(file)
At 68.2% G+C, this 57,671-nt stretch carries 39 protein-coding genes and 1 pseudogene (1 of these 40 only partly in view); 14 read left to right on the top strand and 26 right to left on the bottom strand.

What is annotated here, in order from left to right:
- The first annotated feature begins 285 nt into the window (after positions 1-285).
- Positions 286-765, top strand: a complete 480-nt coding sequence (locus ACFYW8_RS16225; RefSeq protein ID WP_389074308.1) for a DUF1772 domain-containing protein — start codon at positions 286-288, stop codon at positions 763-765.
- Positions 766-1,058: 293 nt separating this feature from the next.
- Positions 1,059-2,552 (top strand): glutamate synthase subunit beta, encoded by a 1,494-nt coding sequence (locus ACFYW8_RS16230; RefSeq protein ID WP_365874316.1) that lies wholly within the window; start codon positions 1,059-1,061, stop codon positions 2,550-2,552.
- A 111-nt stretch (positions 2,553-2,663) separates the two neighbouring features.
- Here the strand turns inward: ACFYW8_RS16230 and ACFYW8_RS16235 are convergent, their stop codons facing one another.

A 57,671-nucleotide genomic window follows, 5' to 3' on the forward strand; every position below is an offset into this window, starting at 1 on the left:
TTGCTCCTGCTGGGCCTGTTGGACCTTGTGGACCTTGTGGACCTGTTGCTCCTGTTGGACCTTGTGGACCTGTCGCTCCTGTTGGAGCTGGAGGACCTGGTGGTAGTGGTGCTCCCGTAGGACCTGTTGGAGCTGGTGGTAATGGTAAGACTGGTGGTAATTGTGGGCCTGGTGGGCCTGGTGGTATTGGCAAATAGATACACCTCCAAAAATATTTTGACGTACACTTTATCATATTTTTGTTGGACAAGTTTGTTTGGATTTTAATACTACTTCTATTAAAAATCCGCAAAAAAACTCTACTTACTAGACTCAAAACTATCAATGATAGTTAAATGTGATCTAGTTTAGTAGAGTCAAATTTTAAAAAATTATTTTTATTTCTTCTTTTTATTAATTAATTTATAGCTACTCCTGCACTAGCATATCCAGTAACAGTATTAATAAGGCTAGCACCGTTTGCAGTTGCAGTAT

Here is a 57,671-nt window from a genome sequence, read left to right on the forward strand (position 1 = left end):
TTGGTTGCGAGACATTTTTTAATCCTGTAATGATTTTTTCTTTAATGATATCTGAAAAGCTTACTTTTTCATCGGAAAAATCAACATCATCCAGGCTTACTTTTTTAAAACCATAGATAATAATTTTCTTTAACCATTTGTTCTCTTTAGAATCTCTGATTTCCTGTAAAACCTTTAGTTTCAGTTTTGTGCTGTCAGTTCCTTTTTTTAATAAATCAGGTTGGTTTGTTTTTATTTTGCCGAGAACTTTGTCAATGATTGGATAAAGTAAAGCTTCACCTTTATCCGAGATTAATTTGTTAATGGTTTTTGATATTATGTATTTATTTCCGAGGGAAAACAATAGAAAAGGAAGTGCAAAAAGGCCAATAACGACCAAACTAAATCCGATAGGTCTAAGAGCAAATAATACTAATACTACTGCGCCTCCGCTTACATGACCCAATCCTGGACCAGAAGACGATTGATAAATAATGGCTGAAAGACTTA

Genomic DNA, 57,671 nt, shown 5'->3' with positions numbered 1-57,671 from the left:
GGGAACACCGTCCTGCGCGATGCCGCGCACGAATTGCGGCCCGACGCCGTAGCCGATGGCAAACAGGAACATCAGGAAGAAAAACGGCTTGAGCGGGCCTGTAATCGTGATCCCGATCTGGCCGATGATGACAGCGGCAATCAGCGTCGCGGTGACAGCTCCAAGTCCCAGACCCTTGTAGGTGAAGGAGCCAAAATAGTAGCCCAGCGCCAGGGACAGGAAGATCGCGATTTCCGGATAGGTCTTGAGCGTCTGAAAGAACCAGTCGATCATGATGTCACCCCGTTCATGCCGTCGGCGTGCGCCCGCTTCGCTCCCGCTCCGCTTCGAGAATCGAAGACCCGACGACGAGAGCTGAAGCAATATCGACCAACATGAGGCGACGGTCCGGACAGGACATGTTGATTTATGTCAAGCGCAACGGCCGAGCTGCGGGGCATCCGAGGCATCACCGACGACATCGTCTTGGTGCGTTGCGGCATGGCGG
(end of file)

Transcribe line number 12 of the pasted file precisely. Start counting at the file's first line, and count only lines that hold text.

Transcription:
TTGGTTGCGAGACATTTTTTAATCCTGTAATGATTTTTTCTTTAATGATATCTGAAAAGCTTACTTTTTCATCGGAAAAATCAACATCATCCAGGCTTACTTTTTTAAAACCATAGATAATAATTTTCTTTAACCATTTGTTCTCTTTAGAATCTCTGATTTCCTGTAAAACCTTTAGTTTCAGTTTTGTGCTGTCAGTTCCTTTTTTTAATAAATCAGGTTGGTTTGTTTTTATTTTGCCGAGAACTTTGTCAATGATTGGATAAAGTAAAGCTTCACCTTTATCCGAGATTAATTTGTTAATGGTTTTTGATATTATGTATTTATTTCCGAGGGAAAACAATAGAAAAGGAAGTGCAAAAAGGCCAATAACGACCAAACTAAATCCGATAGGTCTAAGAGCAAATAATACTAATACTACTGCGCCTCCGCTTACATGACCCAATCCTGGACCAGAAGACGATTGATAAATAATGGCTGAAAGACTTA